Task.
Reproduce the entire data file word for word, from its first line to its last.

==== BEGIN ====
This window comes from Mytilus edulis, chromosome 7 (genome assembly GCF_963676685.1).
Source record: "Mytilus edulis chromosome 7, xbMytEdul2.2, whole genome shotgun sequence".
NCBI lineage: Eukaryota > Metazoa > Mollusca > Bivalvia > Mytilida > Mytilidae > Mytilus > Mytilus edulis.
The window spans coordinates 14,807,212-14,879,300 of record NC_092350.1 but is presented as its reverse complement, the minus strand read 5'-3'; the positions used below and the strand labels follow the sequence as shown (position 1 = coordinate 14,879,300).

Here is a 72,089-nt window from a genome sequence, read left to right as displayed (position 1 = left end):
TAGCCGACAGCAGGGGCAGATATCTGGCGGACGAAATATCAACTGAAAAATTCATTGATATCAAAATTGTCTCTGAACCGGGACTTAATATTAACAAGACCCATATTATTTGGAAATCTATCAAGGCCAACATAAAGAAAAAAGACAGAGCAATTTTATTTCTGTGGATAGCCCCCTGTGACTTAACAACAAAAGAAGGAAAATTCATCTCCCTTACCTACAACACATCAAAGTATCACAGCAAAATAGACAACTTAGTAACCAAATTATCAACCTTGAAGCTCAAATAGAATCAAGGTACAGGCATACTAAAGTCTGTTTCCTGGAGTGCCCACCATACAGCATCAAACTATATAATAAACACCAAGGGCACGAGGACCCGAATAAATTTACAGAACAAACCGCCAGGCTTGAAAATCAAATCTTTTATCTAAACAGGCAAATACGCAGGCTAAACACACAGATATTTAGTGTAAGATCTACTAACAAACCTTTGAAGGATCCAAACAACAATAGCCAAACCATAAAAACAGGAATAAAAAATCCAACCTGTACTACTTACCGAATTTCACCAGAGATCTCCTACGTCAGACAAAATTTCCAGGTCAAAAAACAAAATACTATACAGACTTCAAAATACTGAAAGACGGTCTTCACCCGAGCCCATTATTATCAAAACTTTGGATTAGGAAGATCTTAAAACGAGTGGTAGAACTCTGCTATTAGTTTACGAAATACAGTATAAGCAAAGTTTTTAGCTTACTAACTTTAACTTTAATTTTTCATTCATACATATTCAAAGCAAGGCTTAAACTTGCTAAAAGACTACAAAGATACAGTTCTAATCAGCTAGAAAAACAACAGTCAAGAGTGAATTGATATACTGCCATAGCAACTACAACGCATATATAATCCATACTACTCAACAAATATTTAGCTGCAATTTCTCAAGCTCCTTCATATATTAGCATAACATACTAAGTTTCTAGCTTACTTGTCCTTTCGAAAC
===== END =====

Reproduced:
This window comes from Mytilus edulis, chromosome 7 (genome assembly GCF_963676685.1).
Source record: "Mytilus edulis chromosome 7, xbMytEdul2.2, whole genome shotgun sequence".
NCBI lineage: Eukaryota > Metazoa > Mollusca > Bivalvia > Mytilida > Mytilidae > Mytilus > Mytilus edulis.
The window spans coordinates 14,807,212-14,879,300 of record NC_092350.1 but is presented as its reverse complement, the minus strand read 5'-3'; the positions used below and the strand labels follow the sequence as shown (position 1 = coordinate 14,879,300).

Here is a 72,089-nt window from a genome sequence, read left to right as displayed (position 1 = left end):
TAGCCGACAGCAGGGGCAGATATCTGGCGGACGAAATATCAACTGAAAAATTCATTGATATCAAAATTGTCTCTGAACCGGGACTTAATATTAACAAGACCCATATTATTTGGAAATCTATCAAGGCCAACATAAAGAAAAAAGACAGAGCAATTTTATTTCTGTGGATAGCCCCCTGTGACTTAACAACAAAAGAAGGAAAATTCATCTCCCTTACCTACAACACATCAAAGTATCACAGCAAAATAGACAACTTAGTAACCAAATTATCAACCTTGAAGCTCAAATAGAATCAAGGTACAGGCATACTAAAGTCTGTTTCCTGGAGTGCCCACCATACAGCATCAAACTATATAATAAACACCAAGGGCACGAGGACCCGAATAAATTTACAGAACAAACCGCCAGGCTTGAAAATCAAATCTTTTATCTAAACAGGCAAATACGCAGGCTAAACACACAGATATTTAGTGTAAGATCTACTAACAAACCTTTGAAGGATCCAAACAACAATAGCCAAACCATAAAAACAGGAATAAAAAATCCAACCTGTACTACTTACCGAATTTCACCAGAGATCTCCTACGTCAGACAAAATTTCCAGGTCAAAAAACAAAATACTATACAGACTTCAAAATACTGAAAGACGGTCTTCACCCGAGCCCATTATTATCAAAACTTTGGATTAGGAAGATCTTAAAACGAGTGGTAGAACTCTGCTATTAGTTTACGAAATACAGTATAAGCAAAGTTTTTAGCTTACTAACTTTAACTTTAATTTTTCATTCATACATATTCAAAGCAAGGCTTAAACTTGCTAAAAGACTACAAAGATACAGTTCTAATCAGCTAGAAAAACAACAGTCAAGAGTGAATTGATATACTGCCATAGCAACTACAACGCATATATAATCCATACTACTCAACAAATATTTAGCTGCAATTTCTCAAGCTCCTTCATATATTAGCATAACATACTAAGTTTCTAGCTTACTTGTCCTTTCGAAAC